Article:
You will, no doubt, be subject to financial constraints, but failing to put in place measures to control serious and imminent risks is totally unacceptable. You must either reduce the risks to an acceptable level, or stop the work.

It is crucial that a specific person, preferably a director, partner or senior manager, is made responsible for ensuring that the action plan as a whole is put into effect. This person doesn’t necessarily have to do the work him or herself but he or she should monitor the progress of the risk control action plan.

Progress on the action plan should be regularly reviewed. Any significant departures from the plan should be explained and risk control measure rescheduled, if appropriate. Employees and their representatives should be kept fully informed of the contents of the risk control action plan and progress with its implementation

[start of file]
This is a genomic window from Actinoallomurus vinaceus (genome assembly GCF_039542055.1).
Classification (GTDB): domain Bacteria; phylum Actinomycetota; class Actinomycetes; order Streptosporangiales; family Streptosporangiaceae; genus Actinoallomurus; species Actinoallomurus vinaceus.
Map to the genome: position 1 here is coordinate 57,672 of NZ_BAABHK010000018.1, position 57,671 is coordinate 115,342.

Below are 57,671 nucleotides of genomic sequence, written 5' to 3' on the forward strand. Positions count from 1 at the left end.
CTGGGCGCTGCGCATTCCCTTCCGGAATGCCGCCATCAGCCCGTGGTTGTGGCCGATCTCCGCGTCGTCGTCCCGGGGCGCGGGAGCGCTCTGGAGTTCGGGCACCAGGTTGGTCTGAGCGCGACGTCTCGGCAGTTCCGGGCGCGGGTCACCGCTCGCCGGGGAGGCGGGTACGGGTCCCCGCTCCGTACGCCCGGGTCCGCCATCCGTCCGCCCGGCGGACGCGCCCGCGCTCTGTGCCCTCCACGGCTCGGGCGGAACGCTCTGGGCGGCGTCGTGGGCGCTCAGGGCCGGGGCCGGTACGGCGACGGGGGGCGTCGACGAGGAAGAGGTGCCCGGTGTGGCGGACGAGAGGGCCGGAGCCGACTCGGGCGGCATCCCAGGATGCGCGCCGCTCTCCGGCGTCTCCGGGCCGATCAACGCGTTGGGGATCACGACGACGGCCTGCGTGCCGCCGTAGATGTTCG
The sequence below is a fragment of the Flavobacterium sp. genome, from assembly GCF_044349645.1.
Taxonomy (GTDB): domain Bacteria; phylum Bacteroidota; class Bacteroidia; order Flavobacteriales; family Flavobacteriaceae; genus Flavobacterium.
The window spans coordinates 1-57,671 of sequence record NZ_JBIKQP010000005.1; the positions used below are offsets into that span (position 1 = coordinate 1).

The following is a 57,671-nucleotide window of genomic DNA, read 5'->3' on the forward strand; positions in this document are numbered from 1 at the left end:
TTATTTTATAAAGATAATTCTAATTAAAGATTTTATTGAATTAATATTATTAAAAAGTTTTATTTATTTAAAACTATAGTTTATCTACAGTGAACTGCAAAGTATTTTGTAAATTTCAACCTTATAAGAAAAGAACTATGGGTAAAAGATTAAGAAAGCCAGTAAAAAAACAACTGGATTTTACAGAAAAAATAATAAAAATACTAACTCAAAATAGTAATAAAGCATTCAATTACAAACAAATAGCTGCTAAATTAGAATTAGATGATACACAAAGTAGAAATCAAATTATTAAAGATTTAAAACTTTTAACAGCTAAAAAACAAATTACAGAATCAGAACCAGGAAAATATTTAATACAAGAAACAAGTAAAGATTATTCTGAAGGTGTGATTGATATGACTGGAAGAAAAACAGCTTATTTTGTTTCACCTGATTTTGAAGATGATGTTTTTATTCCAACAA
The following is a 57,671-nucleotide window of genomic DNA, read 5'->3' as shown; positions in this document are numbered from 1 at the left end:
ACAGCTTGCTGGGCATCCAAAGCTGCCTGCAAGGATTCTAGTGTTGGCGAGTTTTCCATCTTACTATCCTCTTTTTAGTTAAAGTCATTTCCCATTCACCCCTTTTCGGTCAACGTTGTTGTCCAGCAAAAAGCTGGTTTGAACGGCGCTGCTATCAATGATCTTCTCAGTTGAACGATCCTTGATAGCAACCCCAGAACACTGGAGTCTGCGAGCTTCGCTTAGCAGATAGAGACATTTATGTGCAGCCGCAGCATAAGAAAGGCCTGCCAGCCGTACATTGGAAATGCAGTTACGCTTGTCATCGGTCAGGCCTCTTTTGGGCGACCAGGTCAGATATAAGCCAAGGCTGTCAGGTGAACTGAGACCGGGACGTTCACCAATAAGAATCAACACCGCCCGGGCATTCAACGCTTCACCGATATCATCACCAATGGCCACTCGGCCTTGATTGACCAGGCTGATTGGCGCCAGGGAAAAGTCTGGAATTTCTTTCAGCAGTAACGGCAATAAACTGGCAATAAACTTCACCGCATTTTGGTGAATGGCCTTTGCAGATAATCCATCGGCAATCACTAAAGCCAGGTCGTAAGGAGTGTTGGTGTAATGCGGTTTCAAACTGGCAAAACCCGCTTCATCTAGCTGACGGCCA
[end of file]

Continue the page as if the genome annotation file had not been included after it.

Which risk assessments and safe working procedures need to be reviewed and updated?

All relevant risk assessments and safe working procedures should be reviewed after an adverse event. The findings of your investigation should indicate areas of your risk assessments that need improving. It is important that you take a step back and ask what the findings of the investigation tell you about your risk assessments in general. Are they really suitable and sufficient?

What did the adverse event cost?

In addition to the prompt notification of RIDDOR reportable events to the regulatory authorities you should ensure that you keep your own records of adverse events, their causes and the remedial measures taken. This will enable you to monitor yourbhealth and safety performance and detect trends, the common causes of adverseb events and so improve your overall understanding and management of risk.

It is also useful to estimate the cost of adverse events to fully appreciate the true cost of accidents and ill health to your business. The step by step approach that is set out in this guide is only one of a number of possible approaches. It is for you to decide which approach suits your businessbest.